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Fuzzballs Director Marc Sach on his tough early conversations in licensing and the advice he’d give new brands.
Hi Marc. It’s great to connect. To kick us off, talk us through the origins of Fuzzballs.
Back in 2007, I drew a simple doodle of a tiger and always intended to come back and expand it out into something more. For years I never did… Until one bored lunch break in 2013 when I started creating what became the Fuzzballs.
I expanded out that original idea by thinking further about how I’d like the character to move and that’s where I came to settle on the round body with a cute, simple face, ears and paws.
So Timmy the Tiger started the ball rolling…
Actually, the first character was a bunny – I owned a rabbit at the time! Once I created it, I decided to see if a few little tweaks would allow this bunny to become a tiger. I swapped the ears, added some stripes and yes, the tiger was born! The tiger was quickly followed a cat, giraffe and other animals.
After messing around with how the characters looked, I created a little bouncing animation test and uploaded it to Tumblr – and people liked it! At this point it wasn’t a brand, I was just drawing for fun and messing around!
At what point did you realise Fuzzballs had brand potential?
Well, I kept uploading animations and drawings, some went a little bit viral and I was gaining a lot of new fans. Eventually the fans started asking for designs on t-shirts and other products. So I thought I’d give it a try!
“I was lucky that greeting card retailer Scribbler saw the potential before anyone else.”
That said, I knew just making shirts and hosting them online was not going to be enough and that I’d have to grow the audience to make these products successful. That’s when I was introduced to MCM Comic Con by a friend. This audience looked to be a perfect match to what I was creating and so I thought I’d try selling them at the next show. I had no expectations… I knew people liked my drawings but would they actually pay money for products featuring them? Long story short, the answer was yes!
We sold all the products I took with us that weekend. Despite having never seen the Fuzzballs before, every single person we met fell in love with the designs and products instantly. That’s the moment I realised people actually liked what I was creating and these drawings could have a bigger life outside of a social media platform.
Now we have thousands upon thousands of fans all over the world buying Fuzzballs products, over 100,000 individual products sold to date, over 250 SKUs available from licensees, over 1.2 billion uses of our social media stickers, customers that own every single shirt we’ve ever made with rooms filled with Fuzzballs products – and even fans that have Fuzzballs tattoos on their bodies!
Fans with tattoos! That’s when you know you’re doing something right!
Yes, we always focus on the fans. Fuzzballs has never had outside investment, has no debts and is 100% supported by the fans. We only exist because they keep buying product, keep supporting the brand, keep wanting more content and continue to drive us forward.
This means we listen to the fans, give them what they want and let them guide us. At the same time we have to be inclusive to everyone, and that basically means never growing up and just being about pure fun. That’s what keeps fans coming back to us.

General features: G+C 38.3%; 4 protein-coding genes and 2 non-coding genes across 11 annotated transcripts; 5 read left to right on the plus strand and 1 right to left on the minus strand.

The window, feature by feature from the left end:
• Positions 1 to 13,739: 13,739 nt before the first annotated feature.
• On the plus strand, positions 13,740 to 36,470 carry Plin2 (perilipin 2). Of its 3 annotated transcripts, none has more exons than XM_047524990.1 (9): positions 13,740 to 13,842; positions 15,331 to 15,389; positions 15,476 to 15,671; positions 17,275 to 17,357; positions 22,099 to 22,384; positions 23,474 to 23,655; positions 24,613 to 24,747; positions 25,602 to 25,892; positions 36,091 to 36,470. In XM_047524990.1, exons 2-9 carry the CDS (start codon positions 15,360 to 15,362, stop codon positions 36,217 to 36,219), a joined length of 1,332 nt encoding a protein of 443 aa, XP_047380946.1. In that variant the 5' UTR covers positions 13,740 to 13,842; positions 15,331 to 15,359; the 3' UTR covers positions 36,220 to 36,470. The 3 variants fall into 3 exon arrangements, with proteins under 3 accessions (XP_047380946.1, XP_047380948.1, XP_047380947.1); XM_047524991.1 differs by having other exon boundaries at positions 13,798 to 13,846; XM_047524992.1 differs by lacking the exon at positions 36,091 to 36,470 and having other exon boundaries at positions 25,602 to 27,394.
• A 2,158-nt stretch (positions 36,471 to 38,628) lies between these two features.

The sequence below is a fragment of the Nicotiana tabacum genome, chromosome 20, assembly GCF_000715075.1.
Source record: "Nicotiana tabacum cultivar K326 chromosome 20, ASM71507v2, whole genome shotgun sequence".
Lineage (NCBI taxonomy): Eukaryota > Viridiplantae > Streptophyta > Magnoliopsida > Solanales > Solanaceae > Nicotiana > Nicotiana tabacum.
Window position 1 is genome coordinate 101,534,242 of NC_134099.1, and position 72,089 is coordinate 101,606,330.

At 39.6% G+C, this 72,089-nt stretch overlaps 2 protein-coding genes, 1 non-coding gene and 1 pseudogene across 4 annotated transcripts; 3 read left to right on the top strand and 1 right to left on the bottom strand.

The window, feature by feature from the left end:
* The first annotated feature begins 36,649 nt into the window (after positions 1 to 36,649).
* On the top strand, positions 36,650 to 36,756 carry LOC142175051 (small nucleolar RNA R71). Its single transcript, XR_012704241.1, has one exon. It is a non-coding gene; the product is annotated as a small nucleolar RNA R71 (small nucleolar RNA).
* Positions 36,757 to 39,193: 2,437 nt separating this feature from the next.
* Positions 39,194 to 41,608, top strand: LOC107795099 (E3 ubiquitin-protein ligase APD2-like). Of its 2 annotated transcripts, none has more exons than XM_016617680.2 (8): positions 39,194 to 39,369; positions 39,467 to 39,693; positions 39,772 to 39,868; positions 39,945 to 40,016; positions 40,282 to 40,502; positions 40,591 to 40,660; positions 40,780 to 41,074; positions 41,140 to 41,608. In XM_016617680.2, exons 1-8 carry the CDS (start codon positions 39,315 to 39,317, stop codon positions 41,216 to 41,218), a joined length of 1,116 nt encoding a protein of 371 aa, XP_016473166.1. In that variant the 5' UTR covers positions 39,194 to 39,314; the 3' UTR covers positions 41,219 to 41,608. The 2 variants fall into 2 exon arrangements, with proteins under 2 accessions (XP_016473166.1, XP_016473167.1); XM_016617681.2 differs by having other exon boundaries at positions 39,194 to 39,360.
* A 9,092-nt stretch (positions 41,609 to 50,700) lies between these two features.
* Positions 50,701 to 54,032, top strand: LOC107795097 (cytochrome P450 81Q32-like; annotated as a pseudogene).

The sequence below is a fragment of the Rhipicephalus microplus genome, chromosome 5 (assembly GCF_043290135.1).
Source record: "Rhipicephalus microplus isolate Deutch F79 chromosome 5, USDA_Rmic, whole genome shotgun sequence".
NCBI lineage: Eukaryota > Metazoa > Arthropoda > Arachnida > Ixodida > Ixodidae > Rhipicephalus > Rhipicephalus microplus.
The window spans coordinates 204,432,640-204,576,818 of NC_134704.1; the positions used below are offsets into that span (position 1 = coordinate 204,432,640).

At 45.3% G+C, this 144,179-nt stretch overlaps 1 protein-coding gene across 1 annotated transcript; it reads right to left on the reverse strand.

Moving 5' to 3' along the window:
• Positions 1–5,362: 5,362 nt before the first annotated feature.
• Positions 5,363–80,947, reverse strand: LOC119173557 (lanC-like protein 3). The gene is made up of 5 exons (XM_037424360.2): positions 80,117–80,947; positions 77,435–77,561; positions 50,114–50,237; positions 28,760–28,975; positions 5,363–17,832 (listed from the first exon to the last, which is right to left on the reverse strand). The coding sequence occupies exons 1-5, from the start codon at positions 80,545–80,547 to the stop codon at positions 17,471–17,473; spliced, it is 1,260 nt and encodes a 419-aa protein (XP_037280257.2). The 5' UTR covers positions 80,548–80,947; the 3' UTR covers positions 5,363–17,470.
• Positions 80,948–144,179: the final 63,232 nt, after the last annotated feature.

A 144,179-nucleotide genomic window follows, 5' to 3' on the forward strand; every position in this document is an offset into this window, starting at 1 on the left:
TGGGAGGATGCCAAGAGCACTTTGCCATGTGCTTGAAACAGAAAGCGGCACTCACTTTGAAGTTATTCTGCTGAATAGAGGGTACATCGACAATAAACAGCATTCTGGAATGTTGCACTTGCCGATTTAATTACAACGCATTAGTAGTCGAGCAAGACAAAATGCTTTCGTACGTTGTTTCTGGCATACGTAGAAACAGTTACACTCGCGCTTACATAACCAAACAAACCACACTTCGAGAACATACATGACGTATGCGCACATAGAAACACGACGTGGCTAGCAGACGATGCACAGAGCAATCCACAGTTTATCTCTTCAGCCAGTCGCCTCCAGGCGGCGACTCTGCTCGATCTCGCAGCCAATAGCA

When you were new to licensing, how did those early conversations with potential licensees go?
Early conversations were tough to get, but eventually I met a lot of kind people who gave up their time to listen to me and give me their thoughts. There were also a few who were less than positive about the potential, especially when comparing us to all the huge companies and brands out there already…
I was lucky that greeting card retailer Scribbler saw the potential before anyone else. They loved the designs I’d created, saw fans were dedicated and that we’d be a great fit in their stores. Having them on board was important for people taking me seriously, especially as many in the licensing world at the time didn’t understand the impact of being popular on Tumblr, Instagram or Comic Con.
“What I quickly realised is that this industry is all about connections – connections I didn’t have!”
I had many people in licensing say to me “This is for kids”, which meant they didn’t understand it at all, because 99% of our customers back then were teenagers and adults. They just saw something cute and assumed it was for kids. What made all this tougher, besides me being new to this industry, was Covid was right around the corner. That certainly slowed down those early conversations due to furlough and lockdowns.
You mentioned some of these early chats were tough. What proved useful in convincing doubting licensees?
The key to convincing licensees was showing them how supportive the fans were and that even though retail was shut, we were growing every day. Our customers were spending and showing they wanted more.
Rocket Licensing joined the Fuzzballs journey in 2019 as your licensing agent. How important have they been for the growth of the brand?
Rocket Licensing have been very important. What I quickly realised is that this industry is all about connections – connections I didn’t have! Rocket were ahead of the curve in signing Fuzzballs. They saw where the industry was going with Anime, Kawaii and pop culture brands. Best of all, Charlie, Rob and the rest of the team have the years of experience and connections to move things quickly.